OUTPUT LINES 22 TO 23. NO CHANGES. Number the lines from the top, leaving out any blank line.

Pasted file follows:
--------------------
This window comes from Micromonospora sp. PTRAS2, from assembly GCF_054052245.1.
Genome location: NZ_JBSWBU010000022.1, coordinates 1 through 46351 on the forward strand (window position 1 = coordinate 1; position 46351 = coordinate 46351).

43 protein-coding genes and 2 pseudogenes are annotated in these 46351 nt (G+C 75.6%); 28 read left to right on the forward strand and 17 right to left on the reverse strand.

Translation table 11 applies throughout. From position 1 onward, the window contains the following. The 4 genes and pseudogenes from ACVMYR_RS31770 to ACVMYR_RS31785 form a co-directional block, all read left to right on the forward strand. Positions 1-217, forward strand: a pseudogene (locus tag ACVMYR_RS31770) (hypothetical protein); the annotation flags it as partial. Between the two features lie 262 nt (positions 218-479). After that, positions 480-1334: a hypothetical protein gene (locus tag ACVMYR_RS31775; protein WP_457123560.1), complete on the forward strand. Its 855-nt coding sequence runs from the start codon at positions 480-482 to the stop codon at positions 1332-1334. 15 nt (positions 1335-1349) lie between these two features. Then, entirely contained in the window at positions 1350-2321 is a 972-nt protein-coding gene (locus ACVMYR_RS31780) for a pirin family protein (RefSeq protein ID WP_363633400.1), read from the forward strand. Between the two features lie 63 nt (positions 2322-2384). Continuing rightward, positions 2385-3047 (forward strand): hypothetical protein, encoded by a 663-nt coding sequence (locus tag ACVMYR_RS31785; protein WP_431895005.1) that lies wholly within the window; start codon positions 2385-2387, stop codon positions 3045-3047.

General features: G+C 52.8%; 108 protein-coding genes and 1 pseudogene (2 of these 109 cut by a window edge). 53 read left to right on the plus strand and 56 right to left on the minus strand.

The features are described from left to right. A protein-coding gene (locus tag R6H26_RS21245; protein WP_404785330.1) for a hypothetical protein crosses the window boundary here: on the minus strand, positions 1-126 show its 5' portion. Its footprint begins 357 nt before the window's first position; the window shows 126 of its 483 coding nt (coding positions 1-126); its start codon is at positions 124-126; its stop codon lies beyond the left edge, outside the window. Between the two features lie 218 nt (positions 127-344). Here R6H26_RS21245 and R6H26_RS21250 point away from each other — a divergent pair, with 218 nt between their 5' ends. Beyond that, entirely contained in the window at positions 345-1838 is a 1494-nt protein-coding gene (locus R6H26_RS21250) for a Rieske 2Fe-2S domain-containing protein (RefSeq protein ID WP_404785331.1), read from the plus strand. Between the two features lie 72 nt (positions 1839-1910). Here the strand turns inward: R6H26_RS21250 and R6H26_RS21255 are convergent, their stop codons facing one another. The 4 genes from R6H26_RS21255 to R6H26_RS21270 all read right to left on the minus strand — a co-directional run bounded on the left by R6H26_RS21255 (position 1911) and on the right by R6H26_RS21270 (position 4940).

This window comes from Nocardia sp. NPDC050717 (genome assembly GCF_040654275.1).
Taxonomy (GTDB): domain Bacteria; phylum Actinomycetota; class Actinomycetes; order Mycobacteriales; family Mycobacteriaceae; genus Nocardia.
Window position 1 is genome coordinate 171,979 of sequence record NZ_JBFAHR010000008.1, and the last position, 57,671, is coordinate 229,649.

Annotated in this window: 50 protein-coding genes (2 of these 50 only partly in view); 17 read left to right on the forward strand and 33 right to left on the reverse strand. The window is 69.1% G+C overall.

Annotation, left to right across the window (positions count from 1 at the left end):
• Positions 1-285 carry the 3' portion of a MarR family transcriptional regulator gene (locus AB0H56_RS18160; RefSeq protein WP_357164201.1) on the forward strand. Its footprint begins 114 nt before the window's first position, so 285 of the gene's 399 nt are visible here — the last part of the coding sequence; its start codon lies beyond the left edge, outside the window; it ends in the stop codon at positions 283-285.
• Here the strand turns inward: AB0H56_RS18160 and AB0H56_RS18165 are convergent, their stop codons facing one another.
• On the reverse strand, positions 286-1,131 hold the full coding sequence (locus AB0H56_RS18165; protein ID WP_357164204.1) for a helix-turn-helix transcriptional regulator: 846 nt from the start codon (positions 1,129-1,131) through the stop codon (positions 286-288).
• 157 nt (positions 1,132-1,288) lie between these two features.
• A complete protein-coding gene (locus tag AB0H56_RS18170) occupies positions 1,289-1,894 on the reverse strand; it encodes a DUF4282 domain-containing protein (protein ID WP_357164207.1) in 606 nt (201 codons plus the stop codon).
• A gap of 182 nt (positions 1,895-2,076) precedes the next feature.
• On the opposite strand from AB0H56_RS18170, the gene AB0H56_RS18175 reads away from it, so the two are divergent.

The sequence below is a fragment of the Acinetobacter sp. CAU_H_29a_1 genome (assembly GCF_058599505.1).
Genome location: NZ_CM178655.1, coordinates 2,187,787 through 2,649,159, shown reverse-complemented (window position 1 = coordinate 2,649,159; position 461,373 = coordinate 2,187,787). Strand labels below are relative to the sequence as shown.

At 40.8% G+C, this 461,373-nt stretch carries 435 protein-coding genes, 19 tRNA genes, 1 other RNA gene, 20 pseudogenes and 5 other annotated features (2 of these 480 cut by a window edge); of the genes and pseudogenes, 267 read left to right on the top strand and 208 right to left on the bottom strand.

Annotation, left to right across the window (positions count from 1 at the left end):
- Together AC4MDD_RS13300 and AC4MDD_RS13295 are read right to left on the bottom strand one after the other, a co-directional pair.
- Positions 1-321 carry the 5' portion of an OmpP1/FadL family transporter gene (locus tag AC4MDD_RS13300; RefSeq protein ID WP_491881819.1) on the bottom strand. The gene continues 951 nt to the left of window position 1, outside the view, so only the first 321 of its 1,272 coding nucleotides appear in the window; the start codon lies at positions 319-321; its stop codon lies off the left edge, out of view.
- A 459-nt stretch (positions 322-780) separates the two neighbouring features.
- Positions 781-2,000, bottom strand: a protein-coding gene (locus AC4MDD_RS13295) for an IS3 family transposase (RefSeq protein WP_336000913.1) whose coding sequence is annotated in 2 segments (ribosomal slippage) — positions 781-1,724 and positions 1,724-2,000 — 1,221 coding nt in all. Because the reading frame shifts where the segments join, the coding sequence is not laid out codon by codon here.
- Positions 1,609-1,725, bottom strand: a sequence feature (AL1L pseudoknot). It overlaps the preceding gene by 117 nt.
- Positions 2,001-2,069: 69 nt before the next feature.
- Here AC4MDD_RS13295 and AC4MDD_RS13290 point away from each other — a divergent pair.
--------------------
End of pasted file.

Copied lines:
Annotation, left to right across the window (positions count from 1 at the left end):
- Together AC4MDD_RS13300 and AC4MDD_RS13295 are read right to left on the bottom strand one after the other, a co-directional pair.